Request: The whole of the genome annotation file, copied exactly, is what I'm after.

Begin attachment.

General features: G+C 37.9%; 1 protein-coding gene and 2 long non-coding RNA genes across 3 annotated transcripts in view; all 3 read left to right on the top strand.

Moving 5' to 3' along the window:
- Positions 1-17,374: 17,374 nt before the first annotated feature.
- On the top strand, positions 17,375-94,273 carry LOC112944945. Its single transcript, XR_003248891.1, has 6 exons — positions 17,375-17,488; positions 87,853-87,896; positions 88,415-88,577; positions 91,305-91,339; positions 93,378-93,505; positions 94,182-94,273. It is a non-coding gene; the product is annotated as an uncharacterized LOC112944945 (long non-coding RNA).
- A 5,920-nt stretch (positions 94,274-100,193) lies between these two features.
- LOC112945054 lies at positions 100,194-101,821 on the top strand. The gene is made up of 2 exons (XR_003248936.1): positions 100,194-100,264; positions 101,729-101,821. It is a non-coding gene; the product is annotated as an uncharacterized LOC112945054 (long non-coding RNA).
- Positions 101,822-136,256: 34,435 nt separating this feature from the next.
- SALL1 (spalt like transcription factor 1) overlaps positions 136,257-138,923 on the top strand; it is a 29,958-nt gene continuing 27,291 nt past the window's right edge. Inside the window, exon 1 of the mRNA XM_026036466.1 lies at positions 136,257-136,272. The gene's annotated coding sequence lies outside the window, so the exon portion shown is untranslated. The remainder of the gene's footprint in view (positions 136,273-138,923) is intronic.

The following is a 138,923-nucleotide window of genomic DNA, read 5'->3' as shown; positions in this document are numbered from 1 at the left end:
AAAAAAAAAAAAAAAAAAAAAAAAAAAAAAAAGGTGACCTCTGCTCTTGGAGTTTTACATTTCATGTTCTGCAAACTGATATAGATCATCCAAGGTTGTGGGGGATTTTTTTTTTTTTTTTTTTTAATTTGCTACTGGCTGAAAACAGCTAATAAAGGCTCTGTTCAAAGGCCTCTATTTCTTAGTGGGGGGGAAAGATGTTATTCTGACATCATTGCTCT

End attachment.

General features: G+C 37.9%; 1 protein-coding gene and 2 long non-coding RNA genes across 3 annotated transcripts in view; all 3 read left to right on the top strand.

Moving 5' to 3' along the window:
- Positions 1-17,374: 17,374 nt before the first annotated feature.
- On the top strand, positions 17,375-94,273 carry LOC112944945. Its single transcript, XR_003248891.1, has 6 exons — positions 17,375-17,488; positions 87,853-87,896; positions 88,415-88,577; positions 91,305-91,339; positions 93,378-93,505; positions 94,182-94,273. It is a non-coding gene; the product is annotated as an uncharacterized LOC112944945 (long non-coding RNA).
- A 5,920-nt stretch (positions 94,274-100,193) lies between these two features.
- LOC112945054 lies at positions 100,194-101,821 on the top strand. The gene is made up of 2 exons (XR_003248936.1): positions 100,194-100,264; positions 101,729-101,821. It is a non-coding gene; the product is annotated as an uncharacterized LOC112945054 (long non-coding RNA).
- Positions 101,822-136,256: 34,435 nt separating this feature from the next.
- SALL1 (spalt like transcription factor 1) overlaps positions 136,257-138,923 on the top strand; it is a 29,958-nt gene continuing 27,291 nt past the window's right edge. Inside the window, exon 1 of the mRNA XM_026036466.1 lies at positions 136,257-136,272. The gene's annotated coding sequence lies outside the window, so the exon portion shown is untranslated. The remainder of the gene's footprint in view (positions 136,273-138,923) is intronic.

The following is a 138,923-nucleotide window of genomic DNA, read 5'->3' as shown; positions in this document are numbered from 1 at the left end:
AAAAAAAAAAAAAAAAAAAAAAAAAAAAAAAAGGTGACCTCTGCTCTTGGAGTTTTACATTTCATGTTCTGCAAACTGATATAGATCATCCAAGGTTGTGGGGGATTTTTTTTTTTTTTTTTTTTAATTTGCTACTGGCTGAAAACAGCTAATAAAGGCTCTGTTCAAAGGCCTCTATTTCTTAGTGGGGGGGAAAGATGTTATTCTGACATCATTGCTCT